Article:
It was the early '90s, and Turner was living on the second floor of the Jheri Curls' building at 614 West 157th Street. From her window, she looked at the robot in disbelief. "There were ambulances and police cars," recalled Turner. "Here comes this robot. I said, 'What is this?' I still don't know. Nobody told us anything. I find out the next day that there was supposed to be a bomb in the elevator shaft."
Some 15 years later, Turner, now 85, widowed, and retired, still lives in the same apartment she moved into with her husband in the early '60s. Back then, Turner explains, most of the building, like the surrounding neighborhood, was Jewish. Turner and her husband were one of the first black families to make the building their home.
Over the next 40 years, Turner watched as whites gave way to black people, blacks gave way to Dominicans, and Dominicans gave way to Central Americans. Now the neighborhood is slowly turning white again.
What was the building like back in the early '90s when the Jheri Curls moved in? To hear Turner tell it, living next door to the drug dealers wasn't all that much different from living next door to anybody else. Just another group passing by in the halls. Plus the occasional bomb-sniffing robot. Plus the occasional shooting.
"They were quiet," said Turner. "I would be coming up the steps, they would help with my groceries. Very well-dressed people."
What annoyed Turner about the occasional outbursts of mayhem was the lack of communication about it from the police. Exhibit A: the murder in the lobby of a man thought to be a gang member.
The leader: Rafael Martinez
Now retired from the NYPD, James Gilmore thinks back to the days when the Jheri Curls cruised up and down West 157th Street in gold-painted Mercedeses and Jeeps and recalls the death threats they left for him back at the 34th Precinct or the charred corpse that cops found on a nearby rooftop or the automatic-weapon fire the Jheri Curls sometimes sprayed into the air. That era makes him think about Hurricane Katrina.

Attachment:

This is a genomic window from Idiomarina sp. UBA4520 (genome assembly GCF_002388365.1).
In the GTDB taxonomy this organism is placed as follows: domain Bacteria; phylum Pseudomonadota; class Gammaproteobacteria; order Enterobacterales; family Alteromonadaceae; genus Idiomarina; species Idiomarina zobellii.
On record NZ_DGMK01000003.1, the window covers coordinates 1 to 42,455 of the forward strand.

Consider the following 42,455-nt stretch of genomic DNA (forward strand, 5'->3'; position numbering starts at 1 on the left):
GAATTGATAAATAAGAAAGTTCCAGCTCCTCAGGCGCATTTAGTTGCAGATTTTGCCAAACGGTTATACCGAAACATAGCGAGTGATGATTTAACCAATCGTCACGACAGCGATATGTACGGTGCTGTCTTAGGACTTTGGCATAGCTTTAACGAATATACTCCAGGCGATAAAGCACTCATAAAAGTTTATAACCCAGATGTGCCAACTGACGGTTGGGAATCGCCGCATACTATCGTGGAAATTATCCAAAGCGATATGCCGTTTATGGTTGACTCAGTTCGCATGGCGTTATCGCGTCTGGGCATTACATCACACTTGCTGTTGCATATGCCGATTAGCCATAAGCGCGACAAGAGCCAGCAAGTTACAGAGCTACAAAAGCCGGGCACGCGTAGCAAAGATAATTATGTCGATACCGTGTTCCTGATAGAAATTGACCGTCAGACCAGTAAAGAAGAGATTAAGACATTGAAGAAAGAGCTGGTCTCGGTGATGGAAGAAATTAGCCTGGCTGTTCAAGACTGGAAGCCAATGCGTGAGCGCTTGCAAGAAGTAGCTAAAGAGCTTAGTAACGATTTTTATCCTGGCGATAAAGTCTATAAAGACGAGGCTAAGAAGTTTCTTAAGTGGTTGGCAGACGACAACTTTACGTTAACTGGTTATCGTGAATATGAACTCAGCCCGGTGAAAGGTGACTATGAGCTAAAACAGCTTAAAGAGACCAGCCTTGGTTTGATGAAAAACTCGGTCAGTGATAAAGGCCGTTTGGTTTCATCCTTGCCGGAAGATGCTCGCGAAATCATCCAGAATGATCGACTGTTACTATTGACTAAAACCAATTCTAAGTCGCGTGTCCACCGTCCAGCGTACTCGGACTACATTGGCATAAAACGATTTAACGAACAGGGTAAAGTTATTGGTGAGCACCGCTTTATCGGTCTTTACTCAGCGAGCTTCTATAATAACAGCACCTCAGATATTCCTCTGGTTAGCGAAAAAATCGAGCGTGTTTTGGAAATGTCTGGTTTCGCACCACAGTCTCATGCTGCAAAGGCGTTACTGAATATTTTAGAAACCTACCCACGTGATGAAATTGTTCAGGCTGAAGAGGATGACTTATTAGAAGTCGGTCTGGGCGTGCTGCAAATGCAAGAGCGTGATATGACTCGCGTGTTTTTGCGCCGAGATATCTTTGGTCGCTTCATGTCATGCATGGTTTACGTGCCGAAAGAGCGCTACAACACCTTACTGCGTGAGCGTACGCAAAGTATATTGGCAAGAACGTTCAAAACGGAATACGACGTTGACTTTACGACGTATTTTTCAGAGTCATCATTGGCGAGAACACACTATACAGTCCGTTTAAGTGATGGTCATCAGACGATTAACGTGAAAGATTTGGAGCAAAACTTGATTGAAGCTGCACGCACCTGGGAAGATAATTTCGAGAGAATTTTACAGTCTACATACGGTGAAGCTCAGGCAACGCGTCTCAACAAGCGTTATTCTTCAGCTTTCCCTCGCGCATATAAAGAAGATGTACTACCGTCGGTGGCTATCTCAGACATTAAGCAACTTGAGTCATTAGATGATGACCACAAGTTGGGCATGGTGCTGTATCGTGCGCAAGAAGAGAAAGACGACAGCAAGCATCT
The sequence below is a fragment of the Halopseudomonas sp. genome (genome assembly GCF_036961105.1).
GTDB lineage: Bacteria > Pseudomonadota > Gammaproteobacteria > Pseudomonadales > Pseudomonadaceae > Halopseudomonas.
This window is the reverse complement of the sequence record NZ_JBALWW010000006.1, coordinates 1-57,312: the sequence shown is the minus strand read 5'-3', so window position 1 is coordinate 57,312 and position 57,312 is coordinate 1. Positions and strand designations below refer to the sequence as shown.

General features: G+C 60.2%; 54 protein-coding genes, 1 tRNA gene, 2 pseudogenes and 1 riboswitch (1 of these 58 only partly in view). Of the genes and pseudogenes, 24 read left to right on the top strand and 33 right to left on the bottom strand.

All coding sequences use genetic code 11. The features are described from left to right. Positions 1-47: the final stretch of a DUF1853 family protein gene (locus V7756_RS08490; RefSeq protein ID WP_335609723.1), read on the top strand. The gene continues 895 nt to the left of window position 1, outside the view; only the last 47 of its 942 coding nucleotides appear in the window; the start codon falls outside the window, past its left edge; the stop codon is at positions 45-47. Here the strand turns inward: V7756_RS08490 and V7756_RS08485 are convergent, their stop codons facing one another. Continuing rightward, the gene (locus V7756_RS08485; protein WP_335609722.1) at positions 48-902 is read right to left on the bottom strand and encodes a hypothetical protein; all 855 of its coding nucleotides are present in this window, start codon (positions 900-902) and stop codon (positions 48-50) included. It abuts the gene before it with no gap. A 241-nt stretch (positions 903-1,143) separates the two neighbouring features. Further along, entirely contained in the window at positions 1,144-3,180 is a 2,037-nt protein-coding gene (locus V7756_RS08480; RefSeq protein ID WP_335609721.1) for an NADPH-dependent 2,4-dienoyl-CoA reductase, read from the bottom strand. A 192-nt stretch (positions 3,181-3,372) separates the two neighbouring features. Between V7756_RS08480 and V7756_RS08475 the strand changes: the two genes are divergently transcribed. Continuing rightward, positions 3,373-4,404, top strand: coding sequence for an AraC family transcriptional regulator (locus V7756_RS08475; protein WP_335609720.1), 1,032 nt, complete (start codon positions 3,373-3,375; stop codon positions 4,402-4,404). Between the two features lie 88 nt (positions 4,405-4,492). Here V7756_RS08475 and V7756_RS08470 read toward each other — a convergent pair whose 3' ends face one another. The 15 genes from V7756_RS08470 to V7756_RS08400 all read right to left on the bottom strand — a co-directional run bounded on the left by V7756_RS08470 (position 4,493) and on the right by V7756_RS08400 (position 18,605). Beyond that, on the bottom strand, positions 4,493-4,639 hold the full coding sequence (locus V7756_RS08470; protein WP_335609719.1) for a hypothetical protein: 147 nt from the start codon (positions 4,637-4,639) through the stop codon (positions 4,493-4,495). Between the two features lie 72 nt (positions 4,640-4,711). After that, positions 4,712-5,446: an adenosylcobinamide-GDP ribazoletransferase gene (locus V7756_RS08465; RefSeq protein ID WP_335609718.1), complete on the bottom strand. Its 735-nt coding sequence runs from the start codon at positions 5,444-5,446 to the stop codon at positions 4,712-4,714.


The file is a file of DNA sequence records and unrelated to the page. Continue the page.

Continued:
"People were afraid of them—the other drug dealers were afraid of them," recalled Gilmore. "They had a reputation that if you crossed them, or whatever else, you would be taken out. The residents in there were petrified about speaking about them."
"The silence between the residents and the police was reciprocal and ran deep.
At the time, Robert Jackall, a sociology professor at Williams College, was working on a book about the Wild Cowboys, another Dominican street gang in Washington Heights. During his research, Jackall tagged along with various police officers as they rolled through the streets of upper Manhattan. Seeing but not seeing, recalled Jackall, was a strategy not just for the residents of the Jheri Curls building, but also for the entire neighborhood.
"Snitches get stitches," said Jackall. "That was the maxim. You never stuck your nose in other people's business. Ever. And if you found yourself caught there accidentally, you made sure that other people would not cause any problems."
At the time, due to the thriving cocaine trade in the area, federal agents used to call Washington Heights "Miami on the Hudson." Local cops, who struggled to get neighborhood witnesses to talk about crimes they had seen, had another nickname for the Fort Washington section of Washington Heights. They called it "Fort 'Yo No Sé' " —"Fort 'I Don't Know.' "